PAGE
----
Fresnillo… – ore grade degradation of 15.2 oz per tonne to presently 6.5 oz, a – 58% fall in ore grades with an obviously massive increase in cost production.
What about global silver scrap and net government sales?
Scrap silver sales globally have fallen dramatically from the highs of year 2011 and 2012, but more importantly is -30% lower than in the early part of the millennium years when silver was trading around 5 US$, today it’s 17 US$ and yet silver scrap supply has fallen dramatically.
Government sales have vanished altogether from the year 2014 onwards, confirming what we already know that official holdings of silver have sold down to near zero already.
Cycle analysis is pointing very clearly to the GSR (Gold/Silver Ratio) dropping to below 30 over the next few years, mix that with 17 years of consecutive global yearly supply / demand deficits in silver (which net government sales have filled the gap the deficit gap previously, but not anymore) and the fact that â€˜realâ€™ mine production is running a global Gold Silver Ratio of just below 8 to 1, and of course the fact silver cost production is rising very quickly.
Well you get the picture! Yes, gold is going to appreciate dramatically over the next few years driven by the global debt crisis and counterparty liability crisis, but platinum and silver are clearly looking to outperform percentage wise any gold moves.
An opportunity indeed!
Why Indeed Silver?
The Critical Strategic Metal
Silver is leading a revolution in technology and medicine. The white metal’s unique bacteria-fighting qualities are becoming more and more critical in healing conditions ranging from severe burns to Legionnaires Disease. In fact, the most powerful treatment for burns is silver sulfadiazine, which is used in every hospital in North America to promote healing and reduce infection. Everything from surgical threads to bandages and dressings to doctors’ coats and catheters are utilizing silver. In hospitals and homes, silver in ductwork provides maximum sterile atmosphere.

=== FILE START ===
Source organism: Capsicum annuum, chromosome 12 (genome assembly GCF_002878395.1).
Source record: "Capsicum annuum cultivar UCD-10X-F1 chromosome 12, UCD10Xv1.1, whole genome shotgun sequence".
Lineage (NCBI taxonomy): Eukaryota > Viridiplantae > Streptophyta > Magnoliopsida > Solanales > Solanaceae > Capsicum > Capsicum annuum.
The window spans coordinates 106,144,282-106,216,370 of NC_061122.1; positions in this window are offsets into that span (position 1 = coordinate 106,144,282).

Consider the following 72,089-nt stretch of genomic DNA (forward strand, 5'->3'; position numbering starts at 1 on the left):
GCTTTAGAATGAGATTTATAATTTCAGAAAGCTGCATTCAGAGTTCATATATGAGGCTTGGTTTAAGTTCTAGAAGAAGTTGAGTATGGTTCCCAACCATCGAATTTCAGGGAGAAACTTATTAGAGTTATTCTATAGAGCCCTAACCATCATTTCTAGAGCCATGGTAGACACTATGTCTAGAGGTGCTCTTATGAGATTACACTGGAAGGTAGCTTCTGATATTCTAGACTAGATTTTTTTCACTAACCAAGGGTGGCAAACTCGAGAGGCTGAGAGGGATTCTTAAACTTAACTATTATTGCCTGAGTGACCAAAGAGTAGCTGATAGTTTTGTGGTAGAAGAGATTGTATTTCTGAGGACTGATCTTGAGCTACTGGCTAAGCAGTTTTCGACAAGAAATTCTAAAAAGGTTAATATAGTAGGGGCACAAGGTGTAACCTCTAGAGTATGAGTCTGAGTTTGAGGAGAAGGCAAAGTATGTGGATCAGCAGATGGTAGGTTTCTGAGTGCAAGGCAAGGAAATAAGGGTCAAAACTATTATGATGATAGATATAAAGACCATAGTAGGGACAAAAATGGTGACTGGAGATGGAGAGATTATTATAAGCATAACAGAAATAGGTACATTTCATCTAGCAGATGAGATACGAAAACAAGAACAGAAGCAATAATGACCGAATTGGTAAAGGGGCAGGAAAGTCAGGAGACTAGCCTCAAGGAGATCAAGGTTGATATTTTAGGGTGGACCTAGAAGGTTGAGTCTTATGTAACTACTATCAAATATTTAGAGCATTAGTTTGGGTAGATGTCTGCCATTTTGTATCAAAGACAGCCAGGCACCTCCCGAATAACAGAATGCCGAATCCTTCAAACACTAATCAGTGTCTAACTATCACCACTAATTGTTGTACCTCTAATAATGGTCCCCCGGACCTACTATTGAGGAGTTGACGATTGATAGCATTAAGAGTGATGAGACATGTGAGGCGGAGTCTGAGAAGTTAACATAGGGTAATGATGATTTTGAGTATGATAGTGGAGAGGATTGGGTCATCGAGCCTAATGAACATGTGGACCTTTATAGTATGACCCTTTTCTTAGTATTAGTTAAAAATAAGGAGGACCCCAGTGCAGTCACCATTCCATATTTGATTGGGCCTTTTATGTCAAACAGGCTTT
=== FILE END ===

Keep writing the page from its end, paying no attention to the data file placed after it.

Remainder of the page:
Silver is the best electrical conductor of all metals. Because it does not corrode, its use in electrical and motor control switches is universal. A fully-equipped automobile may have over 40 silver-tipped switches to start the engine, activate power steering, brakes, windows, mirrors, locks and other electrical accessories
Silver is also one of the few elements that improve the efficiency of chemical reactions. It is the only catalyst that will oxidize ethylene gas into ethylene oxide, the building block for polyester textiles used for clothing and speciality fabrics, and melded items like computer keyboards, electrical control knobs, domestic appliance components and Mylar tape used for all audio, VCR and recording tapes. Nanotechnology applications using silver are growing — in computers, communications, miniature motors and switches.
Silvered windshields in homes, cars and office buildings reflect away some 70% of the solar energy that would otherwise pass through, thus reducing the load on air conditioners. The U.S. Department of Energy’s Energy Star Program has spurred 50% increase in silver-coated glass in past six years, translating to 350 million square feet of glass, or five million ounces of silver per year.
Silver is the ideal industrial material. No other metal has silver’s combined strength, malleability and ductility, or facilitates electrical and thermal conductivity as well, or can reflect light and endure such extreme temperature changes. Jet engines of today and tomorrow can depend on silver-coated bearings for their performance and safety. All major jet engine manufacturers utilize these high-performance silver bearings, which provide critical fail-safe lubrication required by the Federal Aviation Administration.
Printed circuit boards (PCBs) use silver for connecting paths of electronic circuitry. PCBs are essential to the electronics that control the operation of aircraft, automobile engines, electrical appliances, security systems, telecommunication networks, mobile telephones, television receivers. Most computer keyboards use silver membrane switches.
These low-current switches are also found in control panels of cable television, telephones, and devices using digital electronics. Superconductivity is the power transmission of the future and silver makes it faster and more effective. Silver-jacketed superconducting oxide wires can carry more than 140 times the electric load of copper wire with less than 1 percent of the weight. This wire utilizes about 1,000 ounces of silver per mile. Silver already improves performance at lighter weights and size in cables, motors, generators and transformers. Silver oxide-zinc batteries provide higher voltages and longer life for such consumer goods as quartz watches, cameras, and electronic tools.
The ease of electrodeposition of silver accounts for silver’s widespread use in coating. The plating thickness of some items, such as fuse caps, is less than one micron although the silver then tarnishes more easily. Coatings of two to seven microns are normal for heavy-duty electrical equipment. Silver plating is used in a wide variety of applications from Christmas Tree ornaments to cutlery and hollowware.